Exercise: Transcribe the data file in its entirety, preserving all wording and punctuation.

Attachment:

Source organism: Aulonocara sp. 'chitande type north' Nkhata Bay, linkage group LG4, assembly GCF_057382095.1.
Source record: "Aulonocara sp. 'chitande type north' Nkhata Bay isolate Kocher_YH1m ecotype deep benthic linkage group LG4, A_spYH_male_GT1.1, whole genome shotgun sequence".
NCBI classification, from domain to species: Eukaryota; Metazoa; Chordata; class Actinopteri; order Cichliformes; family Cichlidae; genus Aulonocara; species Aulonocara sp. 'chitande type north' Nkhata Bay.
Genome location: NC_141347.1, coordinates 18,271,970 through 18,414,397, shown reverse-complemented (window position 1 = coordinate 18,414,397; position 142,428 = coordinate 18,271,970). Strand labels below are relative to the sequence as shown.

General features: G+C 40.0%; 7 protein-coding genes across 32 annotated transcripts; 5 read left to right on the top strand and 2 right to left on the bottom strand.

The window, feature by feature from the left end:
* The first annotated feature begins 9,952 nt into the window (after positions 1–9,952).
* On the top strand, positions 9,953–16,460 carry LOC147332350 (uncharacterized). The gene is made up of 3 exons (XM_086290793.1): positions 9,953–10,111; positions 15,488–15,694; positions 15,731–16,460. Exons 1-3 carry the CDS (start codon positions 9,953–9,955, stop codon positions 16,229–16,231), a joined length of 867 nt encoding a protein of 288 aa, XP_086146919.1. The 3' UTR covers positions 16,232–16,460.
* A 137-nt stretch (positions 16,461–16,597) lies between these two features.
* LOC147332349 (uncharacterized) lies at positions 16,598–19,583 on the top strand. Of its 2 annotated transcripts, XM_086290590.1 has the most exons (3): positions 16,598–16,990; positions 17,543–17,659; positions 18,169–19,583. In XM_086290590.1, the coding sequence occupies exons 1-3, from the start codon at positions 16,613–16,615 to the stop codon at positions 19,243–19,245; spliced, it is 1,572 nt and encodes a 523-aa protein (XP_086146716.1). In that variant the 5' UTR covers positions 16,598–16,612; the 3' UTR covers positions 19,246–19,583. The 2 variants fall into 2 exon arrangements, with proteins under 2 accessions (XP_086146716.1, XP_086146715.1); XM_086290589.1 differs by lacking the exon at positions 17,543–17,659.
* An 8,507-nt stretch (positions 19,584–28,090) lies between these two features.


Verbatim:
Source organism: Aulonocara sp. 'chitande type north' Nkhata Bay, linkage group LG4, assembly GCF_057382095.1.
Source record: "Aulonocara sp. 'chitande type north' Nkhata Bay isolate Kocher_YH1m ecotype deep benthic linkage group LG4, A_spYH_male_GT1.1, whole genome shotgun sequence".
NCBI classification, from domain to species: Eukaryota; Metazoa; Chordata; class Actinopteri; order Cichliformes; family Cichlidae; genus Aulonocara; species Aulonocara sp. 'chitande type north' Nkhata Bay.
Genome location: NC_141347.1, coordinates 18,271,970 through 18,414,397, shown reverse-complemented (window position 1 = coordinate 18,414,397; position 142,428 = coordinate 18,271,970). Strand labels below are relative to the sequence as shown.

General features: G+C 40.0%; 7 protein-coding genes across 32 annotated transcripts; 5 read left to right on the top strand and 2 right to left on the bottom strand.

The window, feature by feature from the left end:
* The first annotated feature begins 9,952 nt into the window (after positions 1–9,952).
* On the top strand, positions 9,953–16,460 carry LOC147332350 (uncharacterized). The gene is made up of 3 exons (XM_086290793.1): positions 9,953–10,111; positions 15,488–15,694; positions 15,731–16,460. Exons 1-3 carry the CDS (start codon positions 9,953–9,955, stop codon positions 16,229–16,231), a joined length of 867 nt encoding a protein of 288 aa, XP_086146919.1. The 3' UTR covers positions 16,232–16,460.
* A 137-nt stretch (positions 16,461–16,597) lies between these two features.
* LOC147332349 (uncharacterized) lies at positions 16,598–19,583 on the top strand. Of its 2 annotated transcripts, XM_086290590.1 has the most exons (3): positions 16,598–16,990; positions 17,543–17,659; positions 18,169–19,583. In XM_086290590.1, the coding sequence occupies exons 1-3, from the start codon at positions 16,613–16,615 to the stop codon at positions 19,243–19,245; spliced, it is 1,572 nt and encodes a 523-aa protein (XP_086146716.1). In that variant the 5' UTR covers positions 16,598–16,612; the 3' UTR covers positions 19,246–19,583. The 2 variants fall into 2 exon arrangements, with proteins under 2 accessions (XP_086146716.1, XP_086146715.1); XM_086290589.1 differs by lacking the exon at positions 17,543–17,659.
* An 8,507-nt stretch (positions 19,584–28,090) lies between these two features.